The cir­cle of life

Shepparton News - - PETS - DR FIONA CAMERON Shep­par­ton Ve­teri­nary Clinic www.shep­pvets.com.au

The cir­cle of life reared its sad and happy face in my fam­ily re­cently. Our much-loved lit­tle old dog quite sud­denly went into heart fail­ure and died. She had a fail­ing heart and had been on med­i­ca­tion but it didn’t seem to slow her down at all.

Only a few days be­fore­hand she and the other dog were play­ing chasey and I felt she could live for­ever.

She had a won­der­ful last sup­per of leftovers which she gorged on, and I think that might have been the small thing that tipped the heart be­yond what it could cope with — or it may well have hap­pened any­way.

It was an emo­tional burial, but she lives on in all the pho­tos and videos that keep com­ing up on the com­puter screen saver, show­ing her very much a part of those fam­ily mo­ments.

Our other dog, Ras­cal, found him­self alone. He spent the week mostly in bed.

We’ve al­ways had two dogs, so the search be­gan.

Ras­cal would more likely ac­cept a puppy, since he isn’t overly fond of other dogs — hav­ing been at­tacked three times. What breed of dog does a vet choose? The Shep­par­ton An­i­mal Shel­ter has al­ways been our Årst port of call and over the years we have ob­tained three lovely mixed breed dogs that have turned out as spe­cial as any pure­bred. A good dog is a good dog. Un­for­tu­nately, luck was not with us this time; the shel­ter did not have any dogs for re-hous­ing, so we had to look else­where.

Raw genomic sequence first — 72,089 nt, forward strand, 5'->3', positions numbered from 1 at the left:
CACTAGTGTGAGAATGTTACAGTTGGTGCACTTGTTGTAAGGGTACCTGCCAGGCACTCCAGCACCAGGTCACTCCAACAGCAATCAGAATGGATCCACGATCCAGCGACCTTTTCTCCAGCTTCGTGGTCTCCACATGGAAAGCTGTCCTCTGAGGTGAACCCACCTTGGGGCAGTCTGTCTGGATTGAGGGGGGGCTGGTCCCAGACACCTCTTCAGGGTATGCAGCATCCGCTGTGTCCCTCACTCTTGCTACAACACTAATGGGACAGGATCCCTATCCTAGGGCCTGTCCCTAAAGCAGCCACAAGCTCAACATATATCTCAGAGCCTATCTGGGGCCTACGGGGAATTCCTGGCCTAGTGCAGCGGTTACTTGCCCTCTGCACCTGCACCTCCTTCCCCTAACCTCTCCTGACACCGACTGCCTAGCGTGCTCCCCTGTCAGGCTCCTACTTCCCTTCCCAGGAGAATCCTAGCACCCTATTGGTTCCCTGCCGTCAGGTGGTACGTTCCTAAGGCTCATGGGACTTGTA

I am a big fan of the ‘shel­ter spe­cial’ as they are of­ten des­per­ate for a home and have hy­brid vigour.

We also con­sid­ered a Grey­hound Adop­tion Pro­gram dog as they are al­ways good dogs — but again, it was more risky in­tro­duc­ing an adult dog, and the pro­gram doesn’t have pup­pies.

The happy face of the cir­cle of life is the ea­ger-beaver puppy we found.

We chose a pointer cross and hope she has a good, healthy and long life ahead of her.

I don’t see many point­ers with chronic dis­eases such as skin al­ler­gies or pre­ma­ture arthri­tis, so hope­fully she stays well.

The play­ful­ness and in­quis­i­tive­ness of a pup is en­dear­ing, and Ras­cal is slowly com­ing around to the new ad­di­tion and has made a few at­tempts to be nice.

The out­side area is very tidy for once; be­cause ev­ery­thing is picked up and mouthed by the puppy, if one does not want it chewed it must be put away.

No doubt she will de­stroy some of the gar­den sprin­klers, chew some of the plants and get into trou­ble — but they grow up quickly and it won’t last long.

We have to change her mi­crochip de­tails, get more vac­ci­na­tions and a heart­worm in­jec­tion, do puppy school, de-worm and de-A-Eea her and that is all in the next few weeks.

The joys of pet own­er­ship far out­weigh the heartache that comes in­evitably, and we keep our Ångers crossed for a good life for her, as a loyal com­pan­ion for Ras­cal and an­other happy, smi­ley face to wel­come us home ev­ery day, who never com­plains and is al­ways a joy to be with.

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